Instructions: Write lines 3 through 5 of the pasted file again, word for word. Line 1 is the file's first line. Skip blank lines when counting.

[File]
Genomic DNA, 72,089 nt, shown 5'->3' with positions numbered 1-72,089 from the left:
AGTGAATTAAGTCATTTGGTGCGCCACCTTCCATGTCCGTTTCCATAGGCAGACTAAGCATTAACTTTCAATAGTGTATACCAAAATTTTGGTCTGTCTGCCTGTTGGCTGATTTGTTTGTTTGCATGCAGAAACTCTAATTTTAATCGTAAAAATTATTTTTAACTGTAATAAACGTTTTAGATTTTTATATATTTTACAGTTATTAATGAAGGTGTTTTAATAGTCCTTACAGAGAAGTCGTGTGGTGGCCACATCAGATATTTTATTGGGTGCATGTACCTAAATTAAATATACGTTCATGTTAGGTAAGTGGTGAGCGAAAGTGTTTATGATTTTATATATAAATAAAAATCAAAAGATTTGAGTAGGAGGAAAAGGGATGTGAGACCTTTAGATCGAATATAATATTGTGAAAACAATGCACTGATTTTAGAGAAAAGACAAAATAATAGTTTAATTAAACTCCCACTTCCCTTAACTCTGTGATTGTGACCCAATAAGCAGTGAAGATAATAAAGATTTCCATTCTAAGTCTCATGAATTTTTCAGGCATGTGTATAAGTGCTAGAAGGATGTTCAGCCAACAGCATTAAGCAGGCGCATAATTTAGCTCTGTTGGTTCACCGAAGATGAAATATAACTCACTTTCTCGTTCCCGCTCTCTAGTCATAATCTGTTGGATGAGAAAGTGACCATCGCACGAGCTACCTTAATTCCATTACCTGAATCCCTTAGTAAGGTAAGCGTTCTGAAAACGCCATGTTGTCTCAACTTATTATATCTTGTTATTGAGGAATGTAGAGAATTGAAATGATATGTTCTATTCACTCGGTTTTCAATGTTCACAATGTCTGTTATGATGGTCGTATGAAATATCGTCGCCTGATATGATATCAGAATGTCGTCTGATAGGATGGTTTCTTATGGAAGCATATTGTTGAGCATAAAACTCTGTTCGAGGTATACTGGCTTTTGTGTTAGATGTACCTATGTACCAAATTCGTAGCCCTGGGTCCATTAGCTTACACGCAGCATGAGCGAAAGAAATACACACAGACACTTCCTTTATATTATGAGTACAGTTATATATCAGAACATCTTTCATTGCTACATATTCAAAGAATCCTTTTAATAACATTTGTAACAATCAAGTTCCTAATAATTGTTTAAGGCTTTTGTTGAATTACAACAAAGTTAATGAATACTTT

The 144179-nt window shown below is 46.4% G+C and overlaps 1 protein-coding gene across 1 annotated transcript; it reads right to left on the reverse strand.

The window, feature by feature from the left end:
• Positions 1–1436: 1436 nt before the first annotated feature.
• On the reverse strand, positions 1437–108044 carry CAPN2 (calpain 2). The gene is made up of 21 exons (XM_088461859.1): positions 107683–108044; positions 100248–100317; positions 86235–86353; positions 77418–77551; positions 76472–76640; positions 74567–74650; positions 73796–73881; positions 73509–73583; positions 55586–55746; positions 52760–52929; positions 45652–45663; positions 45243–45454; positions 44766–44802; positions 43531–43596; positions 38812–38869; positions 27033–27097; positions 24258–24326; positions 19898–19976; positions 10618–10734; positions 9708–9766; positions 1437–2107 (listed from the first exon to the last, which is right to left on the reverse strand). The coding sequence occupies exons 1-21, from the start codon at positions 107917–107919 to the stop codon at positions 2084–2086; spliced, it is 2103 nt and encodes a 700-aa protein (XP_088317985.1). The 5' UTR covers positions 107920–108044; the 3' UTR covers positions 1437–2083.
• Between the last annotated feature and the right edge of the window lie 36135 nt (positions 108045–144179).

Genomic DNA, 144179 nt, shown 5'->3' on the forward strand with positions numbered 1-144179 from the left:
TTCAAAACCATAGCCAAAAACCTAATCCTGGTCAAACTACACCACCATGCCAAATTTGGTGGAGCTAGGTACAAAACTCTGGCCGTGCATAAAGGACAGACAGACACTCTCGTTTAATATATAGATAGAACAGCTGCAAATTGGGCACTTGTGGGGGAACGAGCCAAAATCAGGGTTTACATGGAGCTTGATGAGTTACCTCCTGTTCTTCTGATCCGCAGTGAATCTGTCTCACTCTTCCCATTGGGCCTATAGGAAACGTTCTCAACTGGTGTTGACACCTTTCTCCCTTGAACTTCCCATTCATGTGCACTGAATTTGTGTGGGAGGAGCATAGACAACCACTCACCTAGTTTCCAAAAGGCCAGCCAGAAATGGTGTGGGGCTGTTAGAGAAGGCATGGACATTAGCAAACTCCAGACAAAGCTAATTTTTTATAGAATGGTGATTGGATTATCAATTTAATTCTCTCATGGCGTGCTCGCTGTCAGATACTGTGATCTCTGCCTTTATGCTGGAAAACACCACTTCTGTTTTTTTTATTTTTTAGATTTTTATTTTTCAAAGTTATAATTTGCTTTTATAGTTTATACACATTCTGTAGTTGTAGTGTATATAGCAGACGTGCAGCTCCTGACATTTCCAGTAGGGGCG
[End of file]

The 144179-nt window shown below is 46.4% G+C and overlaps 1 protein-coding gene across 1 annotated transcript; it reads right to left on the reverse strand.

The window, feature by feature from the left end:
• Positions 1–1436: 1436 nt before the first annotated feature.